Window and door dealers are a product-focused bunch—and why wouldn’t we be? Manufacturer training and new innovative products are important parts of our world. We have to know how products will perform, compare and behave.
However, this focus can lead us astray, causing us to ask the wrong questions at crucial times. One recent concept I read, from the book “The Innovator’s Solution,” suggests we ask the question, “What job is my client looking to fill?” Let’s take a fictional example to see how this might work in our world.
Julie Smith visits two window and door dealer showrooms in a metro area. Both are nicely appointed, with lots of beautiful products, heavy full-color catalogs with specifications, and salespeople ready to point out the many features of the respective brands. She was even asked good questions from attentive sales staff: “Are you working with a contractor?” “Is this for a current project?” “Is this replacing existing windows and doors?” Julie left both showrooms with information, but no purchase or future meetings scheduled. Why?
Julie had a job she needed to have done: to transform her spare room into a yoga sanctuary, to give her busy life some peace and tranquility. She wanted to “hire” windows and doors to get the job done. The last things she was looking to hire were complexity and a whole new language to learn. Nobody got the job because nobody understood what her job was.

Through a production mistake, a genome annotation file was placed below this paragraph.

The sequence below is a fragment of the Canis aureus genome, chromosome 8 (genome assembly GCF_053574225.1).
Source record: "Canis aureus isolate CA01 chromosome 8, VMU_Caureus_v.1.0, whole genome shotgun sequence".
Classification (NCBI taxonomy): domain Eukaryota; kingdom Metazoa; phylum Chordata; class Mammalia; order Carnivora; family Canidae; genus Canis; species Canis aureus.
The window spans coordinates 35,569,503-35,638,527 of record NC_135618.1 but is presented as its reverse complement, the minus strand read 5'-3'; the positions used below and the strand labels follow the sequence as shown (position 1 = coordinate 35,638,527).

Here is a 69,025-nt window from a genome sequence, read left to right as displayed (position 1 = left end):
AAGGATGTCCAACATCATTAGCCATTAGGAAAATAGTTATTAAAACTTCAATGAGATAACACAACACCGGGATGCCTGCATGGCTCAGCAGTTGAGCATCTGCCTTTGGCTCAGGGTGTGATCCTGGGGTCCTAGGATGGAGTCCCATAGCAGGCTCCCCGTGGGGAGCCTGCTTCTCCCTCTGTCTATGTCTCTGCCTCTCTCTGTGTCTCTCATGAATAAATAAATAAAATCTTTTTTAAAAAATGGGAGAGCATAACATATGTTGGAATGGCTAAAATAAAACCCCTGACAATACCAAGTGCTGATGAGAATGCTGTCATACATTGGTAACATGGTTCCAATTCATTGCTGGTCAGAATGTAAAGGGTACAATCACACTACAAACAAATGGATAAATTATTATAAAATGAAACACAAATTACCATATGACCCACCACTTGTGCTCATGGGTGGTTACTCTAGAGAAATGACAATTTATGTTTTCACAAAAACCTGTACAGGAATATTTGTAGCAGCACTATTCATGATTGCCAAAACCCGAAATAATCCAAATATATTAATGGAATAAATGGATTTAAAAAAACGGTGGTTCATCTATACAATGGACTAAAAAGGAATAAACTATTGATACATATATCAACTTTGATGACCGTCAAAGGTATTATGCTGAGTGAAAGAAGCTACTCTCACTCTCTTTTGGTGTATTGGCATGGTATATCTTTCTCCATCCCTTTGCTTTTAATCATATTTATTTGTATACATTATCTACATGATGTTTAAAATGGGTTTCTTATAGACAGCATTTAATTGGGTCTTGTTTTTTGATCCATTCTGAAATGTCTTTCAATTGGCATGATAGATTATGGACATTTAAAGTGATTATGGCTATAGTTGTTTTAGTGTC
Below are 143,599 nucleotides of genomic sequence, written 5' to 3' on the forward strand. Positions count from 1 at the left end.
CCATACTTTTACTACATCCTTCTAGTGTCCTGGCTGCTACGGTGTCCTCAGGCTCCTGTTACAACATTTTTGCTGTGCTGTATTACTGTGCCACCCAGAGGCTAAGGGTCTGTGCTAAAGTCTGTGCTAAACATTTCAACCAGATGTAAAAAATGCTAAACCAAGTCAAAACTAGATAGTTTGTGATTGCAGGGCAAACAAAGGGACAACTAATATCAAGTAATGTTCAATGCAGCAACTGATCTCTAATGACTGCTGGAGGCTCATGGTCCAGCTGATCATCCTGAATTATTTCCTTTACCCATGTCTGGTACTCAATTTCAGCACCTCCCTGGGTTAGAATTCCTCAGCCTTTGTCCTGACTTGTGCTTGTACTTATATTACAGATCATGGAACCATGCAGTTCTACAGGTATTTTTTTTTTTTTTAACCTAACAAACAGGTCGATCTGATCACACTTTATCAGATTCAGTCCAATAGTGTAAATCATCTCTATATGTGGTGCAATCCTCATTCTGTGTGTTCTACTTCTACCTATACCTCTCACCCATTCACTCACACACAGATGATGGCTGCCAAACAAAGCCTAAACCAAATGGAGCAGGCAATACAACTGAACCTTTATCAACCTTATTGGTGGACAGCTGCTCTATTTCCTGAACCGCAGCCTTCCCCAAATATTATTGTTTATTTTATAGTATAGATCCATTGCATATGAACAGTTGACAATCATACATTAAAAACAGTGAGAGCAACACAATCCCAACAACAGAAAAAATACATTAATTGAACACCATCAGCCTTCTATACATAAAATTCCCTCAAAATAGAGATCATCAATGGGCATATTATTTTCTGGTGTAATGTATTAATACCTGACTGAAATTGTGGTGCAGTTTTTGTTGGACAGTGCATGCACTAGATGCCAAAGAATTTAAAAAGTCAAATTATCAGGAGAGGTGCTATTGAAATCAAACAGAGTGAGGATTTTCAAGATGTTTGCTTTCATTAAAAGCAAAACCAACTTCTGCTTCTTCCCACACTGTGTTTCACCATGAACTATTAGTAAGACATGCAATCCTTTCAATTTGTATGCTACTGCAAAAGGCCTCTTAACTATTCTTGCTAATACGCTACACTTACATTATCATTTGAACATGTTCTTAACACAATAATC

And here’s the rub: nobody buys windows and doors because they love them. They buy windows and doors because they have a job for them. Here’s a sales approach to land Julie’s job: “Julie, we have done several projects where we have created sanctuary rooms for busy people, and we can do the same for you. I need to come out, observe the space and details, then create a concept drawing. You and I would then meet back at the showroom to finalize the plan, and we can move forward taking care of everything for you. Do you have time Tuesday evening for me to stop out?”
Figure out your customer’s job, then make your resume fit.